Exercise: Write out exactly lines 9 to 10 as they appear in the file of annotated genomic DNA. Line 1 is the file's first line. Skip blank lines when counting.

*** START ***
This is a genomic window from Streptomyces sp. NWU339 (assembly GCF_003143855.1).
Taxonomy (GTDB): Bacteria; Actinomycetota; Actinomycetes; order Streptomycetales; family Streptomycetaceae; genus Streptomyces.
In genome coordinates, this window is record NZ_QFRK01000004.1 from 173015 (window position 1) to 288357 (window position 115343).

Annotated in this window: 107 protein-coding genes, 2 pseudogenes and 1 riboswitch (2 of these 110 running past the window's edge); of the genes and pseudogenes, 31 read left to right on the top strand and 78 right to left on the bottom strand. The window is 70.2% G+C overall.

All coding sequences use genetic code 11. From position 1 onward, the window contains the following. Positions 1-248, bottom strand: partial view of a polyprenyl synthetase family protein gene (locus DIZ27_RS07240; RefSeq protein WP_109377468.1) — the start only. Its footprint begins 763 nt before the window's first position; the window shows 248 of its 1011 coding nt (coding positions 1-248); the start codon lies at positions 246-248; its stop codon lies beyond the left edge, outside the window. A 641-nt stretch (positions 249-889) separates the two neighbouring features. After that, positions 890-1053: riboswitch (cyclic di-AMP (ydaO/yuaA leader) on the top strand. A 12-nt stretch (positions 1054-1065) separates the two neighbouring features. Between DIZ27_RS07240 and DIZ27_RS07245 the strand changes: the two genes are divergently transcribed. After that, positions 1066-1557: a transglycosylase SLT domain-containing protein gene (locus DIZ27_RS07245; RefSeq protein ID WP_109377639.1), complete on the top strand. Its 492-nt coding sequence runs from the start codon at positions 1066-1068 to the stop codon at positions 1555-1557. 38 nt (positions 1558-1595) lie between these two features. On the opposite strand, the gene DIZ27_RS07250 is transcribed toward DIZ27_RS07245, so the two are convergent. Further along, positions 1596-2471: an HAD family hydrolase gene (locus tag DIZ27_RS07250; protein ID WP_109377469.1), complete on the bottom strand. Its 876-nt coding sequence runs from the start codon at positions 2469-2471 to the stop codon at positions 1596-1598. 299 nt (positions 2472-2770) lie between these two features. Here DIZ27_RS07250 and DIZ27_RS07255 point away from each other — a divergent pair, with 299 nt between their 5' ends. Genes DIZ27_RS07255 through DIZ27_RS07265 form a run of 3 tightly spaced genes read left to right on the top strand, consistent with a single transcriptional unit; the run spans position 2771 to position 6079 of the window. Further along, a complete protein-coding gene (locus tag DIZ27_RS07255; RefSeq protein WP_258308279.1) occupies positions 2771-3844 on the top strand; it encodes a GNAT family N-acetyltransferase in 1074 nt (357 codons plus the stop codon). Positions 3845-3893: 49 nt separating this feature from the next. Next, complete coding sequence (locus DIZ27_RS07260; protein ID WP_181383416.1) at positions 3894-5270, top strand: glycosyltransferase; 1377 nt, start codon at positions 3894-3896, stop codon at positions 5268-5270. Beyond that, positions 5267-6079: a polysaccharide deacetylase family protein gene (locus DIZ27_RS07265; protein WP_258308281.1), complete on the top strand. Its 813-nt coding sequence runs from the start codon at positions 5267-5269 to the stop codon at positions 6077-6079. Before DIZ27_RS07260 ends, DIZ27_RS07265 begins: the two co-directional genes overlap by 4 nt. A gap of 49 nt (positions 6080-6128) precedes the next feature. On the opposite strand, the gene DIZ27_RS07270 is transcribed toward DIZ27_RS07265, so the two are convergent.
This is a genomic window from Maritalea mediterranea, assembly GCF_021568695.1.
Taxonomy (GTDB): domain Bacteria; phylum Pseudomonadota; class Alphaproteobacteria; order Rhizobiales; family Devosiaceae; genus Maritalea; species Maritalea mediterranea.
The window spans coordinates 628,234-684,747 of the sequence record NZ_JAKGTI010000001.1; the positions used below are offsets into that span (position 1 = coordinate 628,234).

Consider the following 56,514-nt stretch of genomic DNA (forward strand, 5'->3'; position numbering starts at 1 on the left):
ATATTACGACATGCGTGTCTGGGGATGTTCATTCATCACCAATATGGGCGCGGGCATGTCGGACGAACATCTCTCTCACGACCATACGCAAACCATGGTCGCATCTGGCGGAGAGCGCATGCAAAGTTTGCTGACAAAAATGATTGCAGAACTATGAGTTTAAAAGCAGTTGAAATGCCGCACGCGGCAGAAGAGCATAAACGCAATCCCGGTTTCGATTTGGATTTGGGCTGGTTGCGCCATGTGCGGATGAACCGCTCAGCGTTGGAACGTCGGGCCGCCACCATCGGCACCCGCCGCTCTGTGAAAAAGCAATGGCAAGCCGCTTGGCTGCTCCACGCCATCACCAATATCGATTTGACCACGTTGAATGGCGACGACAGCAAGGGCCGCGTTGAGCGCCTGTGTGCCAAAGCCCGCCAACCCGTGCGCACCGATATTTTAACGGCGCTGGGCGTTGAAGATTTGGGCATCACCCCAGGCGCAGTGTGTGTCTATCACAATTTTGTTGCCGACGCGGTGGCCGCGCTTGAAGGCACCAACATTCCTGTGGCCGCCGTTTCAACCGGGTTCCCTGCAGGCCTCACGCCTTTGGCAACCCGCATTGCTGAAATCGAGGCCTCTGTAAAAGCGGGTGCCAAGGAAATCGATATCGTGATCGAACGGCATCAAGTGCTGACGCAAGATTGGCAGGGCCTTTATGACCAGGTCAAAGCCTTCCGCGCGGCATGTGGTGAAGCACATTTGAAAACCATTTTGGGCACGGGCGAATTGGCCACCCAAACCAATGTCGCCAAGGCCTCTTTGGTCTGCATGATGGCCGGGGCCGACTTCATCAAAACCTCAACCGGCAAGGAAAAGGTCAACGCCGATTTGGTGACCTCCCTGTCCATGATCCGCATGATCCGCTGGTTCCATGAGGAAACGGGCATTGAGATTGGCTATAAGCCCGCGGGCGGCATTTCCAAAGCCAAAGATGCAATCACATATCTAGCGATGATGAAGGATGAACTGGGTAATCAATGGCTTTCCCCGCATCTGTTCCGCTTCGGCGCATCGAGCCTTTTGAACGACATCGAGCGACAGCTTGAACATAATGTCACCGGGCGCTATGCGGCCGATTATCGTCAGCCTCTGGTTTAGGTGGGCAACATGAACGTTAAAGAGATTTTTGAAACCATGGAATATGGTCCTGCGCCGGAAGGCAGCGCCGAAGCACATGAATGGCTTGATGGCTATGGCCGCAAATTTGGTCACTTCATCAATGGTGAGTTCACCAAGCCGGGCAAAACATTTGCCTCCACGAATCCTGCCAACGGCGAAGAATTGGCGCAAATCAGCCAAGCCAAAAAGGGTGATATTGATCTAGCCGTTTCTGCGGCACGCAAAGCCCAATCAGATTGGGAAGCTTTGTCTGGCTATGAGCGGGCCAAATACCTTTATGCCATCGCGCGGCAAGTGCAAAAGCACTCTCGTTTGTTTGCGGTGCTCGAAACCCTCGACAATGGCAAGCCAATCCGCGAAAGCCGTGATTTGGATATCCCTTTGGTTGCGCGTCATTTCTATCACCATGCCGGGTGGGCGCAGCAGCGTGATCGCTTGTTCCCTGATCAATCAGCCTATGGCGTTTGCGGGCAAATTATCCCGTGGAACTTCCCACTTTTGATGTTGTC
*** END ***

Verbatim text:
Consider the following 56,514-nt stretch of genomic DNA (forward strand, 5'->3'; position numbering starts at 1 on the left):
ATATTACGACATGCGTGTCTGGGGATGTTCATTCATCACCAATATGGGCGCGGGCATGTCGGACGAACATCTCTCTCACGACCATACGCAAACCATGGTCGCATCTGGCGGAGAGCGCATGCAAAGTTTGCTGACAAAAATGATTGCAGAACTATGAGTTTAAAAGCAGTTGAAATGCCGCACGCGGCAGAAGAGCATAAACGCAATCCCGGTTTCGATTTGGATTTGGGCTGGTTGCGCCATGTGCGGATGAACCGCTCAGCGTTGGAACGTCGGGCCGCCACCATCGGCACCCGCCGCTCTGTGAAAAAGCAATGGCAAGCCGCTTGGCTGCTCCACGCCATCACCAATATCGATTTGACCACGTTGAATGGCGACGACAGCAAGGGCCGCGTTGAGCGCCTGTGTGCCAAAGCCCGCCAACCCGTGCGCACCGATATTTTAACGGCGCTGGGCGTTGAAGATTTGGGCATCACCCCAGGCGCAGTGTGTGTCTATCACAATTTTGTTGCCGACGCGGTGGCCGCGCTTGAAGGCACCAACATTCCTGTGGCCGCCGTTTCAACCGGGTTCCCTGCAGGCCTCACGCCTTTGGCAACCCGCATTGCTGAAATCGAGGCCTCTGTAAAAGCGGGTGCCAAGGAAATCGATATCGTGATCGAACGGCATCAAGTGCTGACGCAAGATTGGCAGGGCCTTTATGACCAGGTCAAAGCCTTCCGCGCGGCATGTGGTGAAGCACATTTGAAAACCATTTTGGGCACGGGCGAATTGGCCACCCAAACCAATGTCGCCAAGGCCTCTTTGGTCTGCATGATGGCCGGGGCCGACTTCATCAAAACCTCAACCGGCAAGGAAAAGGTCAACGCCGATTTGGTGACCTCCCTGTCCATGATCCGCATGATCCGCTGGTTCCATGAGGAAACGGGCATTGAGATTGGCTATAAGCCCGCGGGCGGCATTTCCAAAGCCAAAGATGCAATCACATATCTAGCGATGATGAAGGATGAACTGGGTAATCAATGGCTTTCCCCGCATCTGTTCCGCTTCGGCGCATCGAGCCTTTTGAACGACATCGAGCGACAGCTTGAACATAATGTCACCGGGCGCTATGCGGCCGATTATCGTCAGCCTCTGGTTTAGGTGGGCAACATGAACGTTAAAGAGATTTTTGAAACCATGGAATATGGTCCTGCGCCGGAAGGCAGCGCCGAAGCACATGAATGGCTTGATGGCTATGGCCGCAAATTTGGTCACTTCATCAATGGTGAGTTCACCAAGCCGGGCAAAACATTTGCCTCCACGAATCCTGCCAACGGCGAAGAATTGGCGCAAATCAGCCAAGCCAAAAAGGGTGATATTGATCTAGCCGTTTCTGCGGCACGCAAAGCCCAATCAGATTGGGAAGCTTTGTCTGGCTATGAGCGGGCCAAATACCTTTATGCCATCGCGCGGCAAGTGCAAAAGCACTCTCGTTTGTTTGCGGTGCTCGAAACCCTCGACAATGGCAAGCCAATCCGCGAAAGCCGTGATTTGGATATCCCTTTGGTTGCGCGTCATTTCTATCACCATGCCGGGTGGGCGCAGCAGCGTGATCGCTTGTTCCCTGATCAATCAGCCTATGGCGTTTGCGGGCAAATTATCCCGTGGAACTTCCCACTTTTGATGTTGTC